State-backed investor poised for seven-figure payout as London drugmaker prepares Canada listing. Says the newspaper..
UK govt backed cannabis and now UK govt backed DMT . Maybe the Angel Fund has been feeding some of that DMT back to Boris. It could go someway to explaining his recent behaviour
While he talks to EU head Ursula von der Leyen ….
He probably thinks he’s actually talking to the Machine Elves
The FT writes
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The UK government is on track for a seven-figure windfall from an investment in a psychedelic drugs company that is readying a float on the Toronto stock exchange. State-backed investor Angel CoFund holds a 5.5 per cent stake in London-based Small Pharma, which has announced its intention to list via a reverse takeover through the Canadian capital pool company Unilock Capital Corp.
It aims to raise C$20m ($15.6m) to fund a clinical trial of therapy-assisted depression treatment using dimethyltryptamine (DMT), the active compound in the Amazonian psychedelic brew ayahuasca.
The Angel CoFund is privately run but funded by a £100m loan from the UK government’s Department for Business, Energy and Industrial Strategy, which recoups profits made by the investor.
Small Pharma said that it expects the Angel CoFund to make a £2m return on its investment, based on its forecast valuation, adding that the state-backed fund invested in the company before it began researching psychedelics. Angel CoFund declined to comment.
There has been a resurgence in research around psychedelic drugs and their impact on the human brain, following a decades-long hiatus after early studies were halted amid a backlash against mind-altering drugs. DMT remains illegal in the UK and many other countries, much like other drugs that are being explored by biotech groups to treat depression and post-traumatic stress disorder such as ketamine, MDMA and psilocybin, a natural substance found in “magic mushrooms”.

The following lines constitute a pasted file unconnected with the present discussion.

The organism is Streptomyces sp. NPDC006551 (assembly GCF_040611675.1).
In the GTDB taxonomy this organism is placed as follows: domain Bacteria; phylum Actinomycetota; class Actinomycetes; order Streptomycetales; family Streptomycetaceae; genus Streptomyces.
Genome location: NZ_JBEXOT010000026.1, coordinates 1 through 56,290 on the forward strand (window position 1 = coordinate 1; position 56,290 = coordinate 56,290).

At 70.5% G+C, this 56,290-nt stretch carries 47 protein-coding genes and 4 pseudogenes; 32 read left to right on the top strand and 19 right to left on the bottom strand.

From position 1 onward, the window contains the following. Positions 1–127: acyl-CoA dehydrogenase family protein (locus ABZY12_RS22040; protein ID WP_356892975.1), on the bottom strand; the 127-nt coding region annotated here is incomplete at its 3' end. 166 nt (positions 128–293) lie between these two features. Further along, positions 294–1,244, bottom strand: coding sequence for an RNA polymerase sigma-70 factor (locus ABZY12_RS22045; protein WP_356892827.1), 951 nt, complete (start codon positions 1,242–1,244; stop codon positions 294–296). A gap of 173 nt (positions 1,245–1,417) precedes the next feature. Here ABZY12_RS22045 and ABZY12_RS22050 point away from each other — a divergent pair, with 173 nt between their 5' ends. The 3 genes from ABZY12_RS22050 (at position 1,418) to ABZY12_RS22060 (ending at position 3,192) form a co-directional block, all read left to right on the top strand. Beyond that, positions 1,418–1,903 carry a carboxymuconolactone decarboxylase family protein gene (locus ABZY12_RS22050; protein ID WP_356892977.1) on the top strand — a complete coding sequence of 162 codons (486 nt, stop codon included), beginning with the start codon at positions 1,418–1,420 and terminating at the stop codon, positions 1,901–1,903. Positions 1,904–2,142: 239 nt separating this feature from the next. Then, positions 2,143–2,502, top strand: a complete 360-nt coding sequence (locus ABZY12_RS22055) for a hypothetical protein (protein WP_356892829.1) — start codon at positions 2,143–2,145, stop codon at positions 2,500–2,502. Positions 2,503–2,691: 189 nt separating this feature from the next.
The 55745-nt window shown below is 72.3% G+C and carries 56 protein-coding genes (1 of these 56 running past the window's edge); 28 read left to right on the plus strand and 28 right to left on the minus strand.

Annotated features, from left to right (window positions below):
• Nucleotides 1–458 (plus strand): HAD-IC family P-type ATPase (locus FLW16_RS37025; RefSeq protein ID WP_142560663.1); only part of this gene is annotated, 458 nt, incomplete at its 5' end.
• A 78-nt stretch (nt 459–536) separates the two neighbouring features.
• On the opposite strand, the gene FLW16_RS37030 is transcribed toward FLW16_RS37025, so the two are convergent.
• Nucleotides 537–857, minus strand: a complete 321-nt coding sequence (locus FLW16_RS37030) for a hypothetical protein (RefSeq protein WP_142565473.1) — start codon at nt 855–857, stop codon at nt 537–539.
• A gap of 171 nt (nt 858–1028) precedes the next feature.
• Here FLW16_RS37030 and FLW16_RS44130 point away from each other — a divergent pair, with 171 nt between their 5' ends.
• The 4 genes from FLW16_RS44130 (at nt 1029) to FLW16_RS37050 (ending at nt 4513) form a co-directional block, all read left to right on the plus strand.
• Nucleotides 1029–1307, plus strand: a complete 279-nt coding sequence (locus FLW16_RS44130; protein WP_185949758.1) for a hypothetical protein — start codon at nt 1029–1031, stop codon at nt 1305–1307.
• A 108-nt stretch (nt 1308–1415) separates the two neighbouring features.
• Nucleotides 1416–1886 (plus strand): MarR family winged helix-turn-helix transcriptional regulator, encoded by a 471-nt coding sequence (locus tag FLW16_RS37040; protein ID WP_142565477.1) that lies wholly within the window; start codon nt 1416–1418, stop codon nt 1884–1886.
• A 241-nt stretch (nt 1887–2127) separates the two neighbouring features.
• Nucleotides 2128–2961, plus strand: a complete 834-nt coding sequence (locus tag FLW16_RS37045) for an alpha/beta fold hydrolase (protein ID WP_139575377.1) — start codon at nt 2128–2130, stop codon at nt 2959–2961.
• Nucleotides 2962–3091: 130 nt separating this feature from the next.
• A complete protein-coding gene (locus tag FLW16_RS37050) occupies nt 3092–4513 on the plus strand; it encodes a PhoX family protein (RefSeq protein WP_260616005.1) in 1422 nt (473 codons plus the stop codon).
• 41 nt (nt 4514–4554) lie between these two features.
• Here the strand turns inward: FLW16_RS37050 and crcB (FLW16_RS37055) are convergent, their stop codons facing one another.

Peter Rands, chief executive at Small Pharma, told the Financial Times that roughly a third of the hundreds of millions of patients around the world who suffer from depression do not respond to selective serotonin reuptake inhibitors, a common type of antidepressant.
Small Pharma is aiming to offer an alternative as it seeks to prove that therapy under the influence of DMT can help patients come to terms with the underlying causes of depression, rather than temper the symptoms as many antidepressants do.
Past studies of ayahuasca have suggested that it helps to alleviate symptoms of depression, but larger placebo-controlled trials of the active compound DMT are needed to convince medical professionals — and regulators — of its efficacy and safety.
The US Food and Drug Administration has already designated three potential medicines, one based on MDMA and two on psilocybin, as “breakthrough” drugs, meaning regulatory review will be sped up because of the potentially significant impact on people’s health.
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